Guest editorial: A tale of two cities and two residential projects
by Chris Beesley, CEO, Community Living Ontario
Editor’s note: this article accurately summarizes concerns that LiveWorkPlay shares about large-scale housing projects targeted to people with intellectual disabilities. In the face of the long waiting lists impacting all citizens who are seeking an affordable quality home, a situation that is acutely problematic for people with intellectual disabilities, it is tempting to see solutions where large numbers of labeled individuals are housed together as an answer worth considering. This however ignores what all the research and experience throughout human history tells us about supporting marginalized people – solutions that ghettoize particular groups based on race, income, disability, or other factors bring people further apart from their communities, not closer together. This applies even where the intent is different, and even where the building itself may be of high quality. The importance of ensuring an appropriately diverse balance in such situations is of critical importance, as this editorial by Chris Beesley explains.
Recently, I had the opportunity to visit two projects that are hoping to address some of the housing needs of people who have a developmental disability. One is in Guelph, the other is in Peterborough.
On the surface, there are many striking similarities. Both projects are situated on properties owned by the Catholic Church, in buildings that will be retrofitted to suit people’s needs. Both will have about 70 apartment units, and both are being spearheaded by family members who are passionate about their children’s right to belong. They all feel that their respective projects are the best way to go for their children, and perhaps others as well.
So why was I left feeling uneasy about one and much more optimistic about the other?
First, it must be stated that any time well-intentioned people start envisioning homes for people who have a developmental disability the results have the potential of going horribly wrong, whether it’s creating a home for one person in a single-family dwelling, or for many in an apartment complex. People’s needs and desires must be considered one at a time, supported, reinforced, and safeguarded continuously and forever.
Secondly, frustration, desperation, and dire need do not provide the most solid foundation to build upon. This is the unfortunate reality for many, but we must acknowledge it to make sure we do what’s right rather than what’s expedient.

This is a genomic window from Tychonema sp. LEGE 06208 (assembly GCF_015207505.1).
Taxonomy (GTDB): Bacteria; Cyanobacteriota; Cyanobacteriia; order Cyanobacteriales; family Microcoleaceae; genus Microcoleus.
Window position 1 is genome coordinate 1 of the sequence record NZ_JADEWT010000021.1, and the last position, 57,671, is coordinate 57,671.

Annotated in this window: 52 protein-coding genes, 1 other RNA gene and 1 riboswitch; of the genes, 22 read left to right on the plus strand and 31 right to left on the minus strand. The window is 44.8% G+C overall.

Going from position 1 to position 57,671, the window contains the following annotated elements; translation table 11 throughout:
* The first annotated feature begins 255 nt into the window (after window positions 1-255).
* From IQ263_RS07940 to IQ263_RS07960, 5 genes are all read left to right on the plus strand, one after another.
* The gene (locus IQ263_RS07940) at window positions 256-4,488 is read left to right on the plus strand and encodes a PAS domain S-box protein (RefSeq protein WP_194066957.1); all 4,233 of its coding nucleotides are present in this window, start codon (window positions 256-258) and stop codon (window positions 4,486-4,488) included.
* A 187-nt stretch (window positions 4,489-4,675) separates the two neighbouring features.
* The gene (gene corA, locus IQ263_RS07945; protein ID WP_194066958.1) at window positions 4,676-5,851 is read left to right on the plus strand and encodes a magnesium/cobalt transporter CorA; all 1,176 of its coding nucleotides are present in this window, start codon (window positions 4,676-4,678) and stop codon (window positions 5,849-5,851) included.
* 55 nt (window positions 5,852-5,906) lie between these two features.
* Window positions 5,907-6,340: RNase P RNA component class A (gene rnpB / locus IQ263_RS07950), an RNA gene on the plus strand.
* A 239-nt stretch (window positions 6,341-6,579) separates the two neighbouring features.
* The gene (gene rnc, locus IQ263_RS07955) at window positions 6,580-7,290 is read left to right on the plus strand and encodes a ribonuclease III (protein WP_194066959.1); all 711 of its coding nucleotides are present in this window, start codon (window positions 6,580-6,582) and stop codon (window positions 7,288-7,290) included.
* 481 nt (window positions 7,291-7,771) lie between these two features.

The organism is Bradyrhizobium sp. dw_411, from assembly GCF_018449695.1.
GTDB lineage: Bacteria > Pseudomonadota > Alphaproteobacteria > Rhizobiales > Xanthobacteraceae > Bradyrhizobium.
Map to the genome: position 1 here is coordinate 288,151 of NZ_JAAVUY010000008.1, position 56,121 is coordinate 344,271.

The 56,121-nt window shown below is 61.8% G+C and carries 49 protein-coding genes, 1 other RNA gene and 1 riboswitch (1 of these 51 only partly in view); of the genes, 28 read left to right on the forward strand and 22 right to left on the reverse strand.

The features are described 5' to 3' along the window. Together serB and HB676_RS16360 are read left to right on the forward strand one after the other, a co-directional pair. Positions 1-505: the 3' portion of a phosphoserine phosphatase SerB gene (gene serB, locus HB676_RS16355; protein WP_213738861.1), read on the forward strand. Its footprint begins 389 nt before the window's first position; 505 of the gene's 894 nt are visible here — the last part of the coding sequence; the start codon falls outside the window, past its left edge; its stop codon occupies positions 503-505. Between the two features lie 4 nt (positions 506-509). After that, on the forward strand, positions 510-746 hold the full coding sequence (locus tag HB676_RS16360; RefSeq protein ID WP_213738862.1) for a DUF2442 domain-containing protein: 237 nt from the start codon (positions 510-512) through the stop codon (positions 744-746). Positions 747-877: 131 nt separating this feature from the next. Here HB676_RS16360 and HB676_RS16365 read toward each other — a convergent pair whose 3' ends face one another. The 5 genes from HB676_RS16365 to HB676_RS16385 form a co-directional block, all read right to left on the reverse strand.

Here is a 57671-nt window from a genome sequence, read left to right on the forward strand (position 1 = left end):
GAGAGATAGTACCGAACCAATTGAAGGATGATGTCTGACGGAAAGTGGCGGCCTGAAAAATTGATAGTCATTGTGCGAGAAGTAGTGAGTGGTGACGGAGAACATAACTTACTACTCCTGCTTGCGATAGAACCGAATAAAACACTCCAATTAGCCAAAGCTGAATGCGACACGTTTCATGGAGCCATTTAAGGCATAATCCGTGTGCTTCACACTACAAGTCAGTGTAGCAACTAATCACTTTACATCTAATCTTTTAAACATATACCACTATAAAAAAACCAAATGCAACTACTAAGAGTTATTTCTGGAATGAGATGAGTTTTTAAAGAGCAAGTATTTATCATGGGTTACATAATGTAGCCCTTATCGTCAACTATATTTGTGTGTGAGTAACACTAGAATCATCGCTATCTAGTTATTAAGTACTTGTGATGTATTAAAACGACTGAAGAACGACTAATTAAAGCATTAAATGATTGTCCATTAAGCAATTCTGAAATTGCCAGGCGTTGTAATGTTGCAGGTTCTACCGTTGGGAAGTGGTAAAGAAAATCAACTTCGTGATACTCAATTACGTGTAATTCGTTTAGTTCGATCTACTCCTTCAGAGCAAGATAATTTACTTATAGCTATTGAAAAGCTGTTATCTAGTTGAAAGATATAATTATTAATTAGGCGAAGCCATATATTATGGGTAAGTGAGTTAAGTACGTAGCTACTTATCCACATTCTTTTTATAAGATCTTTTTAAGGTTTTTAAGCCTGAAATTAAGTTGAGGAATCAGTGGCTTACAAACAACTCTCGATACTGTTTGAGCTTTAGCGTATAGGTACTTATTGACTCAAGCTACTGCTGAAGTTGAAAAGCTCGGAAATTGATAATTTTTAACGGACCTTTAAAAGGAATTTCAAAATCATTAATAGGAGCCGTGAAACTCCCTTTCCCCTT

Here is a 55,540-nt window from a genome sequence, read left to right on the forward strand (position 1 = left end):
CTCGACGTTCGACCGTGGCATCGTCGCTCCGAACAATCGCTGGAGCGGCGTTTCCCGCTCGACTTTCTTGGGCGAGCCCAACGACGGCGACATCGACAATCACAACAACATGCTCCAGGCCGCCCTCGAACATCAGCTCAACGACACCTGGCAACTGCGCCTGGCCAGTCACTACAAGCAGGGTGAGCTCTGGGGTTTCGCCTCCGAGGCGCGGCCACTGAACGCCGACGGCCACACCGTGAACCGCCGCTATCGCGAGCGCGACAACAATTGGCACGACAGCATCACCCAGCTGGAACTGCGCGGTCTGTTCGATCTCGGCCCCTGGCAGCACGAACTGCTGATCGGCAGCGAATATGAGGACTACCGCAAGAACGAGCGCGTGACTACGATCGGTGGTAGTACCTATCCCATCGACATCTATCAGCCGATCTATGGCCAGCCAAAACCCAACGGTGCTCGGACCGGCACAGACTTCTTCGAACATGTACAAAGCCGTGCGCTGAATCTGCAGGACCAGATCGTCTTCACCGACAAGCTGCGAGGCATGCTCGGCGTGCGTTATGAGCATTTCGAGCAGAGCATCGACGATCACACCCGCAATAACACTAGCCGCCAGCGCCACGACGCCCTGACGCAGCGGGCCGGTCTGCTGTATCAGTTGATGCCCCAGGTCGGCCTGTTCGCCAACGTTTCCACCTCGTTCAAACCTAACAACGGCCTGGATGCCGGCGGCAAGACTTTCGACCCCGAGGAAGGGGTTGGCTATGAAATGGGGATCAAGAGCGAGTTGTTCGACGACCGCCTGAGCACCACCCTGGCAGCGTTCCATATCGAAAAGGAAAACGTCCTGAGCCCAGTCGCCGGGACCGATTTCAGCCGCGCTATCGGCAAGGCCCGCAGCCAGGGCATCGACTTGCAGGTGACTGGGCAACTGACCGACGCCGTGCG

Third, numbers matter. We must always be thoughtful and intentional when proposing that people live together. A building with 70 apartments; a handful of which are occupied by people who have a developmental disability is one thing, whereas that same building with 30 or 40 units occupied by people who have a developmental disability is another matter entirely.
Finally, we must constantly listen to people, adjusting and learning as we go along.
Community and a sense of belonging cannot be physically built. One can easily be isolated in a crowd, with activities, facilities, and people all around.
So, why one and not the other?
At the proposed Angel Oaks Project in Guelph, a father with a background in real estate development and a desire to provide a good life for his daughter and others has a vision for about 70 luxury, eco-friendly, financially sustainable units. He’s marketing his venture to seniors and to families of people who have a developmental disability, but is open to having anyone live there. There is no thought or intention on how many potentially vulnerable people is too many – let the chips fall where they may.
He has no concept of how his proposed community will put people in situations of vulnerability. He feels that if there are enough community gardens, recreational facilities, community kitchens, and programs for everyone, people will come and belonging will inevitably follow.
He is also arrogant. For nearly 70 years, the Community Living movement has been trying to listen, adjust how we support people, and hopefully learning some valuable lessons along the way. We still haven’t figured it all out, but somehow he has. His inability to listen, consider and perhaps learn is staggering, and I fear for the people who may one day live in the building.
Then there’s The Mount Community Centre in Peterborough. Through a combination of leadership and collaboration, this property is being developed with about 70 market rate and affordable units; two of which will house a total of five people who have a developmental disability.
Those five people are supported by Shared Dreams, a parent-led organization that has partnered with The Mount. This group is also invested in wanting good lives for the people who will live there, but there’s a sense of outreach, collaboration, and a willingness to adjust, learn, and evolve, even before anyone lives there.
They know there’s a possibility of failure and that the people who will live there run the risk of being labelled “those people who live over there”, but that’s why they want to listen and learn from the lived experience and mistakes of others.
They know they’ll still make mistakes and the people supported may not want to live there forever, or even for long, but they’re committed to supporting lives of independence, discovery, and belonging for those who wish to live there, and so I am hopeful for the people who will call The Mount home.
Chris Beesley, Community Living Ontario